Introduction & Overview
Creating an App Service Web App
Creating Web Service Containers
Configuring a Web App
You’ve got an idea for a great web app, or maybe you’ve already started building it. The next question is how are you going to get it out there on the Internet?
In this course, you will learn how you can quickly and easily set up a website and publish your app to the world with Azure App Service. Of course, web apps are a lot more complex and varied than just HTML pages and we will see how App Service supports a range of programming languages, frameworks, and even operating systems. We will explore features that greatly simplify application deployment and management, as well as those that will increase your app’s functionality like authentication and accessing on-premise data. App Service as with other Azure products has a raft of tools for monitoring and logging so you can make sure your app is performing optimally.
For any feedback, queries, or suggestions relating to this course, please contact us at firstname.lastname@example.org.
- Deploy apps using the Azure App Service
- Create a web app using the Azure Portal
- Create a web app using Visual Studio
- Understand the configuration and diagnostic capabilities available from Azure App Service
- Understand the advanced features of the service such as container deployment and deployment slots
This is a beginner level course suited developers or anyone wanting to know how to deploy web apps to the Azure cloud.
To get the most from this course, you should have a basic understanding of the software development lifecycle, while knowing how to code would be a plus.
Course source code
.NET 5.0 demo code
.NET Core 3.1 demo code
To implement a proper DevOps pipeline supporting continuous deployment, you'll need to integrate Azure App Services with a code repository. To demonstrate repository integration, I'll create a new App Services resource and deploy the code directly from a GitHub repository.
First, I'll create a new App Service resource called lorryadmin in the NewWebApp resource group. It will be .NET 5 code running on a Linux OS. The choice of operating system does affect the type of code repository you're able to use. Here we the repository selection drop downs from a Windows hosted app service and a Linux one. Apart from the manual deployment, the main difference is Azure Repos in the Windows app service. As we'll see this isn't much of a difference as deployment functionality for Azure DevOps in App service is really just lip service and all of the pipeline setup has been moved to Azure DevOps.
I'll have the app hosted in the East US 2 region and change the SKU to free F1. I can't set up the continuous deployment at this stage, but I will configure GitHub actions once the web app has been created. The deployment settings are disabled due to the app service plan I selected. Had I stuck with the default Premium V2 plan, that option would be available, and I could specify the GitHub repository now. I won't bother with monitoring or tags and go ahead and create the resource. Once the lorryadmin app service is up and running, we can set up continuous deployment by clicking on Deployment Center under deployment.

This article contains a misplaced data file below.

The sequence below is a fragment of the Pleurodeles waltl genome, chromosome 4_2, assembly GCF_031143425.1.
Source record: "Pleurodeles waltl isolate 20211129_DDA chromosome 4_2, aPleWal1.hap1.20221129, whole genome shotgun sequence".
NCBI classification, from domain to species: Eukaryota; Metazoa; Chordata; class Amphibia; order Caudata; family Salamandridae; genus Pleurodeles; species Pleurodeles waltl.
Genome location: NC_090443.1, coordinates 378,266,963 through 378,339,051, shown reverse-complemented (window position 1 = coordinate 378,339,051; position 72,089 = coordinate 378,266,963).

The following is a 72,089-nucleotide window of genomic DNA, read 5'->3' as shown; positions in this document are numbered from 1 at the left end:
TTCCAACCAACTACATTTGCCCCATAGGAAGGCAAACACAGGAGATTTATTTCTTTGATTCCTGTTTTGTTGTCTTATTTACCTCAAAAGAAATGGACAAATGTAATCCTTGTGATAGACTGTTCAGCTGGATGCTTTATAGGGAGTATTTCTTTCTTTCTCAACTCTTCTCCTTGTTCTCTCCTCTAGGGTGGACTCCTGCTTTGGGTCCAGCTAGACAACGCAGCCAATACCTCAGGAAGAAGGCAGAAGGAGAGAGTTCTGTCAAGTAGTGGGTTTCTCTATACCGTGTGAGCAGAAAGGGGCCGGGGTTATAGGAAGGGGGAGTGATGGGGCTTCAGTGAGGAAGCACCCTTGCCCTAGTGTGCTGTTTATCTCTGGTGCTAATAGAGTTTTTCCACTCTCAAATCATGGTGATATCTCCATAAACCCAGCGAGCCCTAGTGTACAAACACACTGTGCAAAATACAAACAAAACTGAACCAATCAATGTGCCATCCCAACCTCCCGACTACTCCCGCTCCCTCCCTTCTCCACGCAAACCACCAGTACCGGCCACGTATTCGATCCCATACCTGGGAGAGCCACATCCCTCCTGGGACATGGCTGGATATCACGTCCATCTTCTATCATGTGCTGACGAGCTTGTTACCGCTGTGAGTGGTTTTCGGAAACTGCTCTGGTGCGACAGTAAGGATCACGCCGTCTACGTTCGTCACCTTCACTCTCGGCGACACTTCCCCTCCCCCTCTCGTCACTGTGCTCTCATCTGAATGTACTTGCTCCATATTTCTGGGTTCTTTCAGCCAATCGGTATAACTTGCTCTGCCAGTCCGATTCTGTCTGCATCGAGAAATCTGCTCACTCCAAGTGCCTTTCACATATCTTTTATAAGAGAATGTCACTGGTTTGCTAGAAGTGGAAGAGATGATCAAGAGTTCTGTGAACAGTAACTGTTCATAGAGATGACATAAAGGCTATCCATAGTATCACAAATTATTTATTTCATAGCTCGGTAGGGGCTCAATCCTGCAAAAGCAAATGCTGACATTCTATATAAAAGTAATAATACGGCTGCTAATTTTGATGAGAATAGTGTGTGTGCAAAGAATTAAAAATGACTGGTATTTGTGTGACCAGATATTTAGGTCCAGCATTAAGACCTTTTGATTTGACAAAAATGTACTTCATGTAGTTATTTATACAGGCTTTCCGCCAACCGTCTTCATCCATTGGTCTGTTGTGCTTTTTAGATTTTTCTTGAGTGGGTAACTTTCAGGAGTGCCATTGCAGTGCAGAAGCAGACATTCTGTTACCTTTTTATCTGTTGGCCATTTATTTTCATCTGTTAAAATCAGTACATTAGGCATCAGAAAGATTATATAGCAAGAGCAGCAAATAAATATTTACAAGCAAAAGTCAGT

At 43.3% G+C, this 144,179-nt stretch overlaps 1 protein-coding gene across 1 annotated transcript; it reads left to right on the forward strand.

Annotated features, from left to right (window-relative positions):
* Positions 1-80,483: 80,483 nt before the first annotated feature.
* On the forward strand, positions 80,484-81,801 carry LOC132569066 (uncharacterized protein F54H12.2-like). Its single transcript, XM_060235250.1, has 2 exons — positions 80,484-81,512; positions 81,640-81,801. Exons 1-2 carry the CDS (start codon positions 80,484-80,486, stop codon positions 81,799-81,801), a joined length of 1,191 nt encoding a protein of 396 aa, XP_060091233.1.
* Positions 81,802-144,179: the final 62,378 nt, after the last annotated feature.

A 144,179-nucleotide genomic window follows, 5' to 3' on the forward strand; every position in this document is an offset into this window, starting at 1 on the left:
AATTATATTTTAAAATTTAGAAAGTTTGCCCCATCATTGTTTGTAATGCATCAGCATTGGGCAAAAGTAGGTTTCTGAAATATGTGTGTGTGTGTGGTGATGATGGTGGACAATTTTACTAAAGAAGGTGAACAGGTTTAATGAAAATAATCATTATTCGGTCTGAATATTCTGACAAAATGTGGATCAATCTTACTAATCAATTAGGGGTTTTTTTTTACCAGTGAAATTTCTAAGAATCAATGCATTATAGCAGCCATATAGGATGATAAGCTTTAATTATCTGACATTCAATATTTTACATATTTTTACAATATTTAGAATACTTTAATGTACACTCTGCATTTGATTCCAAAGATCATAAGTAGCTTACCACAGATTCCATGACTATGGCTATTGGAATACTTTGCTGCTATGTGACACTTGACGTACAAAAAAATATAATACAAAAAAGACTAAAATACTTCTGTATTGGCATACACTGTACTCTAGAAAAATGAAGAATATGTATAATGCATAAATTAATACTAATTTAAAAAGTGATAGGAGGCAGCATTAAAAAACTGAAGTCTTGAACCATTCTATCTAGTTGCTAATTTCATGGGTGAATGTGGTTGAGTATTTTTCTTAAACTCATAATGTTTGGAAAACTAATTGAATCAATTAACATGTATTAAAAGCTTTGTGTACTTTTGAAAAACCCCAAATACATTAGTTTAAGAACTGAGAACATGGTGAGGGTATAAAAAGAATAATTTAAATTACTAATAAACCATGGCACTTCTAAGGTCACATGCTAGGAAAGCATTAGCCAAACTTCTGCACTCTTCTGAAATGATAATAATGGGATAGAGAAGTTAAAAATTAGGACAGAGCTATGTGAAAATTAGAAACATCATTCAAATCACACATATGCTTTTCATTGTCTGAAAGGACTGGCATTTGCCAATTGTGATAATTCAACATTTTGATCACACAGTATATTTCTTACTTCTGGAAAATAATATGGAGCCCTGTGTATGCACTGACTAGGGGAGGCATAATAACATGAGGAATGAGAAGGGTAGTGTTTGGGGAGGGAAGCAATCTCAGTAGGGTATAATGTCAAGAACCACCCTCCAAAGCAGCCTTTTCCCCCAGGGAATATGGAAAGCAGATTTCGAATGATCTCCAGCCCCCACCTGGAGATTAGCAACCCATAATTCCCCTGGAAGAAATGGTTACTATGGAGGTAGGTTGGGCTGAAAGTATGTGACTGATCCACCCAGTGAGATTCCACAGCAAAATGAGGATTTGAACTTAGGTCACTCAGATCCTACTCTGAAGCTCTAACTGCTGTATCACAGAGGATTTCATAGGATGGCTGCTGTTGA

When I select GitHub as my source, I'm automatically authorized as my Microsoft Azure and GitHub accounts are linked, and Azure App Service is an authorized application within GitHub.
If your Azure account and GitHub aren't linked, you are prompted to authorize, and it's a simple case of entering your GitHub credentials. Once authorized, Azure App Service appears in Authorized OAuth Apps under your GitHub account settings.
Then it's a case of choosing the organization, cloud academy in this case, and the repository. There is only one branch in the get-started-app-service-net5 repo, so I'll select the main branch and save the configuration. If the code repository only contained one app or project, then that would pretty much be job done. Going into the logs, we can see the creation of this build pipeline has kicked off a build and deploy action. Unfortunately, this is going to fail. I need to go over to GitHub and make a minor adjustment to the automatically generated build script.
Over in GitHub, we can look at the build action history and see the build error – "The current working directory does not contain a project or solution file." As I said, this is because we have two separate projects in sub-directories that aren't part of an overall solution. Let's go back to the code repo and fix that.
We can see the new directory .github/workflows has been added to the repository by Azure App Service, and the main_lorryadmin.yml file defining the build and deploy action. I'll edit the file specifying the sub-directory /lorrylogadmin as the working directory for the dotnet build and publish steps. Committing this change will kick off the build process. Going back to GitHub actions, we can view the build and deploy process in progress. This time the app is successfully built and deployed.
Hallam is a software architect with over 20 years experience across a wide range of industries. He began his software career as a Delphi/Interbase disciple but changed his allegiance to Microsoft with its deep and broad ecosystem. While Hallam has designed and crafted custom software utilizing web, mobile and desktop technologies, good quality reliable data is the key to a successful solution. The challenge of quickly turning data into useful information for digestion by humans and machines has led Hallam to specialize in database design and process automation. Showing customers how leverage new technology to change and improve their business processes is one of the key drivers keeping Hallam coming back to the keyboard.